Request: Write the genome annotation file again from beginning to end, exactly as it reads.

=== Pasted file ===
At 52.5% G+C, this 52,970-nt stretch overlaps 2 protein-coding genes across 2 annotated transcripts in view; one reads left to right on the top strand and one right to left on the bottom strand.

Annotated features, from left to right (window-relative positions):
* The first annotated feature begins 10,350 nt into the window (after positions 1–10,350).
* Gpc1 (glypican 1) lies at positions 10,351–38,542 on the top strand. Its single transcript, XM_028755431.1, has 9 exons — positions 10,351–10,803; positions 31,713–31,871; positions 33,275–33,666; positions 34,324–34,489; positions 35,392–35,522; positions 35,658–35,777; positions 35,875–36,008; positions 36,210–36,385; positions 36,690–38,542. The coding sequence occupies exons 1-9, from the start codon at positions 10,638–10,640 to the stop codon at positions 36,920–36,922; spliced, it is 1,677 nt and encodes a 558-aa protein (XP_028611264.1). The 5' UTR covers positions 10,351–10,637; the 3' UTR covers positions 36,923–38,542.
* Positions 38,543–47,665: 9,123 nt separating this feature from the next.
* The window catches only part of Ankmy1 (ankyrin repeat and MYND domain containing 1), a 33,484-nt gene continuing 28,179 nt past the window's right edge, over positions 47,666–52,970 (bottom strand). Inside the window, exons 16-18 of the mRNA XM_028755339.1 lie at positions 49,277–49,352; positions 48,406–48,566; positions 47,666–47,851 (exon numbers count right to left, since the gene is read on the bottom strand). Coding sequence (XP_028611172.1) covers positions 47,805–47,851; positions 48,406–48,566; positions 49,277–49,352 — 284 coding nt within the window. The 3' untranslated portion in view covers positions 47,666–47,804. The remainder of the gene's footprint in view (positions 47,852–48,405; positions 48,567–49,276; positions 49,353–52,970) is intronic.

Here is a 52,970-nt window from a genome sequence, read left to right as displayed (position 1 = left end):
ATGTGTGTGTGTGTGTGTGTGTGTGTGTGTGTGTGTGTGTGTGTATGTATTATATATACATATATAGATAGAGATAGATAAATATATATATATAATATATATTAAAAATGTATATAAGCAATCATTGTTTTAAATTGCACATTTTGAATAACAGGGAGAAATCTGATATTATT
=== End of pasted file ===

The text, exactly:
At 52.5% G+C, this 52,970-nt stretch overlaps 2 protein-coding genes across 2 annotated transcripts in view; one reads left to right on the top strand and one right to left on the bottom strand.

Annotated features, from left to right (window-relative positions):
* The first annotated feature begins 10,350 nt into the window (after positions 1–10,350).
* Gpc1 (glypican 1) lies at positions 10,351–38,542 on the top strand. Its single transcript, XM_028755431.1, has 9 exons — positions 10,351–10,803; positions 31,713–31,871; positions 33,275–33,666; positions 34,324–34,489; positions 35,392–35,522; positions 35,658–35,777; positions 35,875–36,008; positions 36,210–36,385; positions 36,690–38,542. The coding sequence occupies exons 1-9, from the start codon at positions 10,638–10,640 to the stop codon at positions 36,920–36,922; spliced, it is 1,677 nt and encodes a 558-aa protein (XP_028611264.1). The 5' UTR covers positions 10,351–10,637; the 3' UTR covers positions 36,923–38,542.
* Positions 38,543–47,665: 9,123 nt separating this feature from the next.
* The window catches only part of Ankmy1 (ankyrin repeat and MYND domain containing 1), a 33,484-nt gene continuing 28,179 nt past the window's right edge, over positions 47,666–52,970 (bottom strand). Inside the window, exons 16-18 of the mRNA XM_028755339.1 lie at positions 49,277–49,352; positions 48,406–48,566; positions 47,666–47,851 (exon numbers count right to left, since the gene is read on the bottom strand). Coding sequence (XP_028611172.1) covers positions 47,805–47,851; positions 48,406–48,566; positions 49,277–49,352 — 284 coding nt within the window. The 3' untranslated portion in view covers positions 47,666–47,804. The remainder of the gene's footprint in view (positions 47,852–48,405; positions 48,567–49,276; positions 49,353–52,970) is intronic.

Here is a 52,970-nt window from a genome sequence, read left to right as displayed (position 1 = left end):
ATGTGTGTGTGTGTGTGTGTGTGTGTGTGTGTGTGTGTGTGTGTATGTATTATATATACATATATAGATAGAGATAGATAAATATATATATATAATATATATTAAAAATGTATATAAGCAATCATTGTTTTAAATTGCACATTTTGAATAACAGGGAGAAATCTGATATTATT